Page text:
4:25 But the truth is, there were many widows in Israel in the time of Elijah, when the heaven was shut up three years and six months, and there was a severe famine over all the land;
4:26 yet Elijah was sent to none of them except to a widow at Zarephath in Sidon.
4:27 There were also many lepers in Israel in the time of the prophet Elisha, and none of them was cleansed except Naaman the Syrian.”
4:28 When they heard this, all in the synagogue were filled with rage.
4:29 They got up, drove him out of the town, and led him to the brow of the hill on which their town was built, so that they might hurl him off the cliff.
4:30 But he passed through the midst of them and went on his way.
(The notes below include some things that are not included in the spoken message. This often happens when I write notes after preaching, instead of before … to make sure you get everything, please review the video …. rcb)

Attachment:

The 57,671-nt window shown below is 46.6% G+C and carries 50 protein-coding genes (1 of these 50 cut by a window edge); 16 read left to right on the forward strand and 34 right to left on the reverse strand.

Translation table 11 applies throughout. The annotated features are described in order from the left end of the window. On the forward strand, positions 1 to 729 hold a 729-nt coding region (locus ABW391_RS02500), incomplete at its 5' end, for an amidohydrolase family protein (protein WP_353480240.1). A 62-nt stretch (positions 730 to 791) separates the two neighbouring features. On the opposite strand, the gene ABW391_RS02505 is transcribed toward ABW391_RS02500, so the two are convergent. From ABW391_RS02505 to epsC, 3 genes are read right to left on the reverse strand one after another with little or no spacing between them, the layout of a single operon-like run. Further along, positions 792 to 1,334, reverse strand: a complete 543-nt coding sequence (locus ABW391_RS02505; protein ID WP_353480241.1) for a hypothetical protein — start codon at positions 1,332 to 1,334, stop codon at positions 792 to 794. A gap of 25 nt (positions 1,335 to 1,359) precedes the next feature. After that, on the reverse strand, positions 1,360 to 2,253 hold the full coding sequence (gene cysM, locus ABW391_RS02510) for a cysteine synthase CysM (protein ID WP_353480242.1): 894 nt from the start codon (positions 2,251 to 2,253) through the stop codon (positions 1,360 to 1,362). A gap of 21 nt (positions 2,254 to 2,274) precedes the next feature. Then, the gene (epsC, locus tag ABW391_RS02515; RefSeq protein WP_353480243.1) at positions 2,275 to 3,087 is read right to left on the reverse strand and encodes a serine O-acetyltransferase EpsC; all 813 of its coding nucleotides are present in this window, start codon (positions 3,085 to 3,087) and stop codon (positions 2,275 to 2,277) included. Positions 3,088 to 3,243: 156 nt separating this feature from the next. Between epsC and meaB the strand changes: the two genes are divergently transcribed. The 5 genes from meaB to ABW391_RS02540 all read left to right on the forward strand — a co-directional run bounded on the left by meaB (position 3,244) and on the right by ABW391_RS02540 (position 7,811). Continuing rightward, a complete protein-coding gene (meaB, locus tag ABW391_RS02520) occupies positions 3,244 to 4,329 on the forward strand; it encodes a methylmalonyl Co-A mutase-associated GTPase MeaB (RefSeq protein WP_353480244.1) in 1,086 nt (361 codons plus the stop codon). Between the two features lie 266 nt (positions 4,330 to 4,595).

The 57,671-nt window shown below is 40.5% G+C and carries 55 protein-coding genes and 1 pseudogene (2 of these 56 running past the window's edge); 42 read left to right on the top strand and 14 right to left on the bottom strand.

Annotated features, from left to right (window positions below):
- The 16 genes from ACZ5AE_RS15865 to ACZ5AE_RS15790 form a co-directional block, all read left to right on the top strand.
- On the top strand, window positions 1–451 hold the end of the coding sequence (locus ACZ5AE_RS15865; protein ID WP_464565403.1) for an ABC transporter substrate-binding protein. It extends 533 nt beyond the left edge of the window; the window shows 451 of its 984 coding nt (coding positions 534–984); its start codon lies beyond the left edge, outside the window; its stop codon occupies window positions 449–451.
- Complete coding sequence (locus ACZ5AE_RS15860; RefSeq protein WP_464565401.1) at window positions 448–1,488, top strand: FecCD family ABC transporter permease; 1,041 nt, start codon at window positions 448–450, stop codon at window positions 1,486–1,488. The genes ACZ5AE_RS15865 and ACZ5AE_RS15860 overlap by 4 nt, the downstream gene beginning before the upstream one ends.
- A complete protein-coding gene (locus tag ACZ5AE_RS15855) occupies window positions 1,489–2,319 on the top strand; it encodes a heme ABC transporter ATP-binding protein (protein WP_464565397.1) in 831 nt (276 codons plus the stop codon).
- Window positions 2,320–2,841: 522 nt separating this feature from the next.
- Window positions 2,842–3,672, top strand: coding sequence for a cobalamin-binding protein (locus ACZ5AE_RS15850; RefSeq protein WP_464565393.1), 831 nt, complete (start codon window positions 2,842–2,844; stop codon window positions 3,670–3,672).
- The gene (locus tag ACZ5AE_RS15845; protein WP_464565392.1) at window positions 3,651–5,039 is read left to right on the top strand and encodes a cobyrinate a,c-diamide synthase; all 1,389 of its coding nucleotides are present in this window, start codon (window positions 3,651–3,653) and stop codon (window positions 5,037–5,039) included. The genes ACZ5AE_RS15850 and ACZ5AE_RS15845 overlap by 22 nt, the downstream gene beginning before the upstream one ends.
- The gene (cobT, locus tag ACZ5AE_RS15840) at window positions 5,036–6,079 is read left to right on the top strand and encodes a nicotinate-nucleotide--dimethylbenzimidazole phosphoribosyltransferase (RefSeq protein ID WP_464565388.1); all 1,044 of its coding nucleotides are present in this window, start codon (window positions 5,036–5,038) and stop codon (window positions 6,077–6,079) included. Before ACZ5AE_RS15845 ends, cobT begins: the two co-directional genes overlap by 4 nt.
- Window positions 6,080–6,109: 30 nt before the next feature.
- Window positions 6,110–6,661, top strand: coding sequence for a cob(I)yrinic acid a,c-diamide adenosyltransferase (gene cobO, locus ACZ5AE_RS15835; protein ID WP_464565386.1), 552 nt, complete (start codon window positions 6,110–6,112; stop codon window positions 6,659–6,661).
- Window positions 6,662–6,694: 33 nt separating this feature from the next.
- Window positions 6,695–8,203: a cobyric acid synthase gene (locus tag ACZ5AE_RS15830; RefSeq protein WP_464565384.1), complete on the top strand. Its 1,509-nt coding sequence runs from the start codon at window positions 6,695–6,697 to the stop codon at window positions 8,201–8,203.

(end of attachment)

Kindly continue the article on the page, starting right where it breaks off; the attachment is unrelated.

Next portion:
The Mission: The beginning of ministry
Jesus, filled with the power of the Spirit, returned to Galilee, and a report about him spread through all the surrounding country. He began to teach in their synagogues and was praised by everyone.
Following his baptism and a time of solitude (the temptation in the wilderness), he began his public ministry as an itinerant preacher. During this time he went to various places, starting with Capernaum, and his reputation grew. At some point, his travels brought him to the town where he had grown up.
The Mission: Home is the hardest place!